Using losetup and dd to secure sensitive data

  • HOME
  • >
  • LINUX
  • >
  • Using losetup and dd to secure sensitive data
Last Updated: 

👉 This post was originally written in 2008 and made given the software versions available at the time. It covers how to secure some of your data with an encrypted block device using losetup and dd.

⚠️ Remember that once the device is mounted your data is readable to anyone who have access to the mounted directory.

Create an image with dd

root@vm-ubuntu-lamp:~$ dd if=/dev/zero of=encrypted.img bs=4k count=1000 seek=4001
1000+0 records in
1000+0 records out
4096000 bytes (4,1 MB) copied, 0,10063 seconds, 40,7 MB/s

We now have a raw image file using 4MB.

root@vm-ubuntu-lamp:~$ ls -l encrypted.img
-rw-r--r-- 1 root root 20484096 2008-07-12 13:38 encrypted.img
root@vm-ubuntu-lamp:~$ du -hs encrypted.img
4,0M    encrypted.img

Create the encrypted device

root@vm-ubuntu-lamp:~$ losetup -e aes /dev/loop0 encrypted.img  
Password:  
ioctl: LOOP_SET_STATUS: Invalid argument

Ooops.. Something wrong. Our losetup bin isn't patched to use AES. On ubuntu/debian based OS, you can simply add the missing package with apt.

apt-get install loop-aes-utils
root@vm-ubuntu-lamp:~$ losetup -e aes /dev/loop0 encrypted.img
Password:
ioctl: LOOP_SET_STATUS: Invalid argument, requested cipher or key length (128 bits) not supported by kernel

Hmm.. Still not good, we need now to patch or change our kernel to support encryption. We have to check if the aes and cryptoloop modules are loaded, if not we will load them.

root@vm-ubuntu-lamp:~$ lsmod | grep aes
root@vm-ubuntu-lamp:~$ modprobe aes
root@vm-ubuntu-lamp:~$ lsmod | grep aes
aes                    28608  0
root@vm-ubuntu-lamp:~$ lsmod | grep cryptoloop
root@vm-ubuntu-lamp:~$ modprobe cryptoloop
root@vm-ubuntu-lamp:~$ lsmod | grep crypto
cryptoloop              4096  0
loop                   17928  1 cryptoloop

If you don't have the module with your current kernel, you will have to build it by activate the some kernel options.

CONFIG_BLK_DEV_LOOP=m
CONFIG_BLK_DEV_CRYPTOLOOP=m
CONFIG_CRYPTO_AES=m
CONFIG_CRYPTO_AES_586=m

Now we should be ok to load our encrypted image.

root@vm-ubuntu-lamp:~$ losetup -e aes /dev/loop0 encrypted.img  
Password:

Format the device with a proper filesystem

root@vm-ubuntu-lamp:~$ mkfs.ext3 /dev/loop0
mke2fs 1.40-WIP (14-Nov-2006)
Filesystem label=
OS type: Linux
Block size=1024 (log=0)
Fragment size=1024 (log=0)
5016 inodes, 20004 blocks
1000 blocks (5.00%) reserved for the super user
First data block=1
Maximum filesystem blocks=20709376
3 block groups
8192 blocks per group, 8192 fragments per group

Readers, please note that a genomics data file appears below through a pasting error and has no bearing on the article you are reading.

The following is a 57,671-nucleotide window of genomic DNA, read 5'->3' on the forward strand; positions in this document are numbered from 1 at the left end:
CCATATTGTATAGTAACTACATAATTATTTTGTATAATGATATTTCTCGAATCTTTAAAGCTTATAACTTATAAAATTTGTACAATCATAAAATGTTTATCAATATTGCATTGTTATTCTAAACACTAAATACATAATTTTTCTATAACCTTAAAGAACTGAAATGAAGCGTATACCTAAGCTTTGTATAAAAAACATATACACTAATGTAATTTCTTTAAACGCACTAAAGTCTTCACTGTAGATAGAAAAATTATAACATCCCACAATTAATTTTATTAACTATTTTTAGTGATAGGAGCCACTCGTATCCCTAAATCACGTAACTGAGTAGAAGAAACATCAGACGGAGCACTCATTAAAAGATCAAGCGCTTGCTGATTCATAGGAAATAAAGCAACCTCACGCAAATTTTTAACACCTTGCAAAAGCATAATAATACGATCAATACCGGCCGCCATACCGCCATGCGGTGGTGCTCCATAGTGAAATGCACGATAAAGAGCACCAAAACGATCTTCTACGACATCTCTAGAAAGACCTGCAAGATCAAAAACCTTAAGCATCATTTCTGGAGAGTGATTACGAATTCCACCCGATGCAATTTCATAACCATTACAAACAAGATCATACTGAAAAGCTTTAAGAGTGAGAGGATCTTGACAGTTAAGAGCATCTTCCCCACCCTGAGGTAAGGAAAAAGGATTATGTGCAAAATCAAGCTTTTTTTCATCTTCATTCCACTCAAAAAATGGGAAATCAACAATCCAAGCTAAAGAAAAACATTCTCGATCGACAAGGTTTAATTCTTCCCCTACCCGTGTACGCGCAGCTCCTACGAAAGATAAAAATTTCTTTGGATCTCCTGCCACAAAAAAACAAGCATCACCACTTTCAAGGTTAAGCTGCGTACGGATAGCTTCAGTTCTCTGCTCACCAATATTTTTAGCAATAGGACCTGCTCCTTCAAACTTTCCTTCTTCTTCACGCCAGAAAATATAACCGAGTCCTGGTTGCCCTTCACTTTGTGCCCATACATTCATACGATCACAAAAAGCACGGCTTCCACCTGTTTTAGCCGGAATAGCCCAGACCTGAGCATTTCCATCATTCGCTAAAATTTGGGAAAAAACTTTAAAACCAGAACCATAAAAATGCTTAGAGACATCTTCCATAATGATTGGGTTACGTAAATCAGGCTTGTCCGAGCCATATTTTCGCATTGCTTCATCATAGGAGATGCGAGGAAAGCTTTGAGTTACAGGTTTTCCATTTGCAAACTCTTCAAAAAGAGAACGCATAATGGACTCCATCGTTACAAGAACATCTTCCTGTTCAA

1672 inodes per group
Superblock backups stored on blocks:
8193

Writing inode tables: done
Creating journal (1400 blocks): done
Writing superblocks and filesystem accounting information: done

This filesystem will be automatically checked every 39 mounts or
180 days, whichever comes first.  Use tune2fs -c or -i to override.

Mount the device

Easiest step, just have to use the mount command.

root@vm-ubuntu-lamp:~$ mkdir /mnt/encrypted
root@vm-ubuntu-lamp:~$ mount /dev/loop0 /mnt/encrypted

root@vm-ubuntu-lamp:~$ df
Filesystem           1K-blocks      Used Available Use% Mounted on
/dev/sda1              7850996   1346292   6105892  19% /
varrun                   63052        40     63012   1% /var/run
varlock                  63052         0     63052   0% /var/lock
procbususb               63052        68     62984   1% /proc/bus/usb
udev                     63052        68     62984   1% /dev
devshm                   63052         0     63052   0% /dev/shm
/dev/loop0               19366      1578     16788   9% /mnt/encrypted

root@vm-ubuntu-lamp:~$ df -H
Filesystem             Size   Used  Avail Use% Mounted on
/dev/sda1              8,1G   1,4G   6,3G  19% /
varrun                  65M    41k    65M   1% /var/run
varlock                 65M      0    65M   0% /var/lock
procbususb              65M    70k    65M   1% /proc/bus/usb
udev                    65M    70k    65M   1% /dev
devshm                  65M      0    65M   0% /dev/shm
/dev/loop0              20M   1,7M    18M   9% /mnt/encrypted

👉 For a more up to date approach, check out this guide on the Ubuntu Community Forum: Full_Disk_Encryption_Howto_2019

Related linux posts that you may like...
The Complete How To Guide of Bash Functions
Learn how to write shell scripts with bash functions. This guide includes examples and best practices on how to define, call, and debug functions in bash.
How To Create Simple Menu with the Shell Select Loop?
The select loop is not a regular shell loop. It can be used in Bash to generate a simple menu from which a user can select numbered options.
What is the Right Way to do Bash Loops?
Looping over a list of numbers or words is a building block in shell scripts. Learn how to write Bash loops, including for loop, while loop, and until loop.
What is the Best Way to Count Files in a Directory?
Learn how to count the number of files in a directory using the Linux command line ls, find, and a native bash shell solution with globs and arrays.